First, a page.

Unliquidated damages, multiple creditors and multiple proceedings 

A statutory demand may not include a claim for unliquidated damages. That is not a debt within the definition of debt9. However, you can subtract the amounts not due from the amount that is actually due and so long as more than $2,000 is owing, a statutory demand can be regarded as valid .

A multiple number of creditors are not allowed to serve a single demand on one company – it is a defect which will cause substantial injustice. A debtor is entitled to know what is owed to whom and how the debt may be discharged.

A creditor is not entitled to serve a demand at the same time as proceeding against the debtor company's directors in relation to the same alleged debt. That is an abuse of process and a reason for setting aside a Demand under section 459(1)(b)11.

Judgment or affidavit required

If a judgment has not been obtained then there must be an affidavit accompanying the demand, verifying that the debt is due and payable and that it complies with the rules laid down for statutory demands12. If the demand does not rely on a judgment and it is not accompanied by an affidavit, the demand will be set aside13.

If the name of the creditor is incorrect, the Court will consider whether the demand correctly identifies the party who claims to be entitled to payment. Allowance will be made for minor errors14.

How a statutory demand is served 

A statutory demand can be served by leaving it at the registered office, sending it by post to that office or delivering a copy of the demand personally to a director of the company who resides in Australia.

Where a creditor becomes aware that the company no longer occupies the registered address and the creditor is aware of the new address, then he or she should bring the demand to the notice of the company at that new address15.

If the creditor is aware that the company no longer occupies the registered address but does not know where the company has moved, then it is prudent to serve it on the company's director.

Three month time limit to presumption of insolvency 

Section 459C(2) provides that the presumption of insolvency only lasts for three months after the demand is served and before the application to wind up is lodged. If an application to wind up the debtor company is not lodged within that time then the demand cannot be relied upon.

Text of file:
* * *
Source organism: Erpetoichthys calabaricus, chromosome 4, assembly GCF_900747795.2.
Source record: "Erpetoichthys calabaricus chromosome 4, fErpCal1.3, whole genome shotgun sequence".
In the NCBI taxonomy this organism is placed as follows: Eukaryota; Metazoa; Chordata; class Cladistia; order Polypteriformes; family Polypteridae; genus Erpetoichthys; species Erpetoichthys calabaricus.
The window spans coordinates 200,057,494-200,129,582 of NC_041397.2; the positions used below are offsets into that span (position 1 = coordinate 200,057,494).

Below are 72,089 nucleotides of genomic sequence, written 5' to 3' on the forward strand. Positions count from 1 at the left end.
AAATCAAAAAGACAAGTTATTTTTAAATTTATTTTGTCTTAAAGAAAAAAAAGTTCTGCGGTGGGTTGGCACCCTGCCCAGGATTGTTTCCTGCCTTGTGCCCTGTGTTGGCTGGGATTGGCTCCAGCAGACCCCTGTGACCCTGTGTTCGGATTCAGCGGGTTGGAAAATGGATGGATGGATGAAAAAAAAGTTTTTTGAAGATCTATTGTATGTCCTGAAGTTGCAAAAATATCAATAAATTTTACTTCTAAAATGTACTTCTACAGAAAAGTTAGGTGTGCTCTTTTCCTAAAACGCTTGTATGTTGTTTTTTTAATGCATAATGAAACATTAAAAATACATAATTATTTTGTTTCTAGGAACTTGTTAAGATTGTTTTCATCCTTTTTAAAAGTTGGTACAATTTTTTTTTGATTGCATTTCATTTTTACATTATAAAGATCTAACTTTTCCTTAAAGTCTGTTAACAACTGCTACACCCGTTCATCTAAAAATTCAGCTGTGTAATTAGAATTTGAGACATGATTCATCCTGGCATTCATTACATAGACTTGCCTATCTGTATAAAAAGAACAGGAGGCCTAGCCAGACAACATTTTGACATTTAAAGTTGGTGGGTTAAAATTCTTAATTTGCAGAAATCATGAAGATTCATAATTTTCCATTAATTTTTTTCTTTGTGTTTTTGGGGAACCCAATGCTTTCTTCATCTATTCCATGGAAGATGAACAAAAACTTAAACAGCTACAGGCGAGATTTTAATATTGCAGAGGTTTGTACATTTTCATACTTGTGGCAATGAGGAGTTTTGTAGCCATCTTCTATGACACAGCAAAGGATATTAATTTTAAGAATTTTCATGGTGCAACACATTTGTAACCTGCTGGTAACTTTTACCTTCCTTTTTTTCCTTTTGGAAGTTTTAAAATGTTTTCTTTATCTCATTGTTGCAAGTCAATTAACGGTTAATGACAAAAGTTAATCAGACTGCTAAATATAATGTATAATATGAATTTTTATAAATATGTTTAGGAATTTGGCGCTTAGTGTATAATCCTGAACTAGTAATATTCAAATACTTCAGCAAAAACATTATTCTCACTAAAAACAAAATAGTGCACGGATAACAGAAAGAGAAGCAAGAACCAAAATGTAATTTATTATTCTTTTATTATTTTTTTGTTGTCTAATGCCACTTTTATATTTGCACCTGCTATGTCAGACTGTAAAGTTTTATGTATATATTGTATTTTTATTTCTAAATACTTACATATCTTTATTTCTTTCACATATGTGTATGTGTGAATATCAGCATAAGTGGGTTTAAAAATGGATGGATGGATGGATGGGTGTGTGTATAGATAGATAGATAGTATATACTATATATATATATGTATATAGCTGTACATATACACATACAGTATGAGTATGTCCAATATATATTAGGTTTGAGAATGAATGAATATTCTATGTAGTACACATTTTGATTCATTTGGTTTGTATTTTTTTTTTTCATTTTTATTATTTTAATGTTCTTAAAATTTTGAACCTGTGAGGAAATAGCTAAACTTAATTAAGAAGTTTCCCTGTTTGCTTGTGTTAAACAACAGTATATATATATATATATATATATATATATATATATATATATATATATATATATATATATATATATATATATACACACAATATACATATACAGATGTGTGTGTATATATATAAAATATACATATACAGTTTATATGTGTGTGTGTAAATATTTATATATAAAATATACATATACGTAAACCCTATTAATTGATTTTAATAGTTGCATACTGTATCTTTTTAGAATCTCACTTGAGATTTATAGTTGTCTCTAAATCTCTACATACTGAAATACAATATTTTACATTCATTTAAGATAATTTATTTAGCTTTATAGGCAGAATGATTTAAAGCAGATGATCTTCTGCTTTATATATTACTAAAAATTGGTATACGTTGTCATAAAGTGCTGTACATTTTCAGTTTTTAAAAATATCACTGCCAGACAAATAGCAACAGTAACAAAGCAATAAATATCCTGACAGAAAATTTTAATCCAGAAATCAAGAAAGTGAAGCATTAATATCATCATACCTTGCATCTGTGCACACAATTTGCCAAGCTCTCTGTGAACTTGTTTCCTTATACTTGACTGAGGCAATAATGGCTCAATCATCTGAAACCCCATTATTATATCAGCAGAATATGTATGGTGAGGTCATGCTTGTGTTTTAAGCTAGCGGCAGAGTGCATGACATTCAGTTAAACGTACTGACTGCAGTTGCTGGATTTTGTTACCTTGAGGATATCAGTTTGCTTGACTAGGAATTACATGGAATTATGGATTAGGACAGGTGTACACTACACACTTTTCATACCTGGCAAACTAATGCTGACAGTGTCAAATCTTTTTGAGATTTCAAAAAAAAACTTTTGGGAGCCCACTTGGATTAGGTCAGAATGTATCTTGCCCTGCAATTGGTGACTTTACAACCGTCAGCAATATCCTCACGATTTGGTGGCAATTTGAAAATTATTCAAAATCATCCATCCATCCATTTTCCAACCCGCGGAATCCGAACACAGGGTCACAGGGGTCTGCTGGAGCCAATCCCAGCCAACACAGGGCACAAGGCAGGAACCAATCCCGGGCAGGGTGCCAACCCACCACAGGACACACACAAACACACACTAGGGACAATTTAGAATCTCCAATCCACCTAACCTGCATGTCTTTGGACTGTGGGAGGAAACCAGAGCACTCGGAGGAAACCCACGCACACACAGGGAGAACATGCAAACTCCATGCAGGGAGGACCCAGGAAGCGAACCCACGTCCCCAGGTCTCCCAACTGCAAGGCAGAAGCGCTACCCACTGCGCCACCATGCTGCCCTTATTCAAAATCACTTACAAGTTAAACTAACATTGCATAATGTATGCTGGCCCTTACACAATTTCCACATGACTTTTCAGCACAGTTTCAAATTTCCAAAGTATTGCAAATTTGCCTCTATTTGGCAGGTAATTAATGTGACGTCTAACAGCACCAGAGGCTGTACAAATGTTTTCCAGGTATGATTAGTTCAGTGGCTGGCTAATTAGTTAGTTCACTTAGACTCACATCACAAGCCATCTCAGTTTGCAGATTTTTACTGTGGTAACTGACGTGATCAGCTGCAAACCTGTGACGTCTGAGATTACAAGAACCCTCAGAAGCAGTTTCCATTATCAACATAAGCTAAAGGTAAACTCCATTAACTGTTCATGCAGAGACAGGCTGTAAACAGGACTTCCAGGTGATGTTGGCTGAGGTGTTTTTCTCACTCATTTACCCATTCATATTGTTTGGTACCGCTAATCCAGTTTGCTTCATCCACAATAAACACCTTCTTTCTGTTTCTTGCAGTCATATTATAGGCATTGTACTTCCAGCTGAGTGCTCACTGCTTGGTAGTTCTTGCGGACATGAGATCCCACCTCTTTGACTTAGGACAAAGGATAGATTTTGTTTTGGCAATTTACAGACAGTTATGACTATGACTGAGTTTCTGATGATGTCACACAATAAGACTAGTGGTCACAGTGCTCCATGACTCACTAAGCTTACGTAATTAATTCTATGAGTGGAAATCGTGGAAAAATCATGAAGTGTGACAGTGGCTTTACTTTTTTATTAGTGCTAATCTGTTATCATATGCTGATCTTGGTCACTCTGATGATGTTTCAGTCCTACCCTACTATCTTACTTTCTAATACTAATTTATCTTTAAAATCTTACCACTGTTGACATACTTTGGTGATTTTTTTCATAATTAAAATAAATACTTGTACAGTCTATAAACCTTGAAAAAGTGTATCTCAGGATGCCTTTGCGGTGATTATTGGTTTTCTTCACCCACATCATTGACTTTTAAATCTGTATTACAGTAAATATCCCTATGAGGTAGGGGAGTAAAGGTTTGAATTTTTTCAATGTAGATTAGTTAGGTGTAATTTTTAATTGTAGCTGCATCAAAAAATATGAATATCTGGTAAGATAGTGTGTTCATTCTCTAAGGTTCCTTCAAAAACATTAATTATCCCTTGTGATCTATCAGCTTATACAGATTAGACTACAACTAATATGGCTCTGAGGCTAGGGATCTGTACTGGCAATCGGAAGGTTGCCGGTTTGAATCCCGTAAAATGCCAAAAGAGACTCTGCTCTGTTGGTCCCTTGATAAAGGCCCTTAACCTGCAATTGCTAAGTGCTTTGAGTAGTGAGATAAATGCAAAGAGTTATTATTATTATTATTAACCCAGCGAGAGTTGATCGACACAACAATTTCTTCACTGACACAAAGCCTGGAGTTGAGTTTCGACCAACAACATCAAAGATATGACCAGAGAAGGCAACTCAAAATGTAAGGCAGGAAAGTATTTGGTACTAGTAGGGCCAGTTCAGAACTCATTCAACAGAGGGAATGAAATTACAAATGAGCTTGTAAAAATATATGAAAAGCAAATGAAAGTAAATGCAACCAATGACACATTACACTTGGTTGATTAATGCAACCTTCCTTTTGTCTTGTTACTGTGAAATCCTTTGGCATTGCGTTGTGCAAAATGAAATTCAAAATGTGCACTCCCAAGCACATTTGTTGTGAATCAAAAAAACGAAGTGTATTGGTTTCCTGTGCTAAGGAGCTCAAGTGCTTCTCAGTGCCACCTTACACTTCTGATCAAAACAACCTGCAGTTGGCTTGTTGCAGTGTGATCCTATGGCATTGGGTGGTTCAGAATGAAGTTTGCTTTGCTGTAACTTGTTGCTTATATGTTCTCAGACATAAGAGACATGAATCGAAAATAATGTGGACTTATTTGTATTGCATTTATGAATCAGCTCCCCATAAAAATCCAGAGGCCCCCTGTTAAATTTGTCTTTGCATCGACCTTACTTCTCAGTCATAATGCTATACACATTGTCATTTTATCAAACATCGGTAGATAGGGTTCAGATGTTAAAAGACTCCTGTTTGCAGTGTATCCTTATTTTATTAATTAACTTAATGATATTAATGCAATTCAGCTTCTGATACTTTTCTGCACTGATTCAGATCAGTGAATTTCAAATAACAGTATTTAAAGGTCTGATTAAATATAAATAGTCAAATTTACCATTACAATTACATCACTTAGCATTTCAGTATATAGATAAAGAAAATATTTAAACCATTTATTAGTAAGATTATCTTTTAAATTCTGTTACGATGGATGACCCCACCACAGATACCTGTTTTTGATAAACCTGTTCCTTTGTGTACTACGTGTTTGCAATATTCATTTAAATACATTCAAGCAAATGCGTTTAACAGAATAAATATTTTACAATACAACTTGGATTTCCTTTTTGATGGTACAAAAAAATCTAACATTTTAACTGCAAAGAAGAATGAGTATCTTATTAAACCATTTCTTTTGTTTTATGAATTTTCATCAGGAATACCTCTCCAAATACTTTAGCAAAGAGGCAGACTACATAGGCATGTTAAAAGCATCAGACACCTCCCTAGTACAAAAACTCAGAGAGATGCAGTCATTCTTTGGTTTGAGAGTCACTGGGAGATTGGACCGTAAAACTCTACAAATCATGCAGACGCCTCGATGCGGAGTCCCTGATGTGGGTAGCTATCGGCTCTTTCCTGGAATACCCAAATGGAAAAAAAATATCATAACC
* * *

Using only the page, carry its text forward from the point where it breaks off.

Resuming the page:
A company is taken to have failed to comply with a demand at the end of 21 days after the date of service. The time for compliance may be longer if the company seeks to set aside the demand. The Court may extend the time for compliance where the hearing of an application pursuant to that section is sought. If the Court does not extend the time for compliance, then compliance ends seven days after the application is finally determined16.

Resisting a statutory demand

If a company wishes to have a statutory demand set aside, it must apply to the Court within 21 days of service of the demand and it must serve the supporting affidavit on the person who made the demand within that 21 day period as well. Strictly speaking, both documents should be served at the registered office and not the address in the demand18.

An application can only relate to one demand, so if a company has received three demands, it must make three setting aside applications to the Court to have the demands set aside19.

The supporting affidavit should state the grounds for making the application, rather than simply making an assertion that the debt is not due. If the affidavit is insufficient, it cannot be supplemented by a late affidavit served outside the 21 day period20.

Reasons for setting aside a statutory demand 

A demand will only be set aside if the amount in fact owed is less than the statutory minimum21, if there is a defect in the demand that would cause substantial injustice if the demand is not set aside22 or if there is some other reason why the demand should be set aside23.

A demand which has a defect can only be set aside where it causes substantial injustice. It will not be set aside if it was a demand within the terms of the Act and the defect is only a minor irregularity or misstatement24.

A defect in the amount claimed in the demand is not, of itself, sufficient to set the demand aside, although the size of the defect may go towards the issue of injustice25.

Section 459J(1)(b) allows for the setting aside of the demand on the "some other reason" basis. The fact that a company is solvent is not "some other reason" for the purposes of this section26.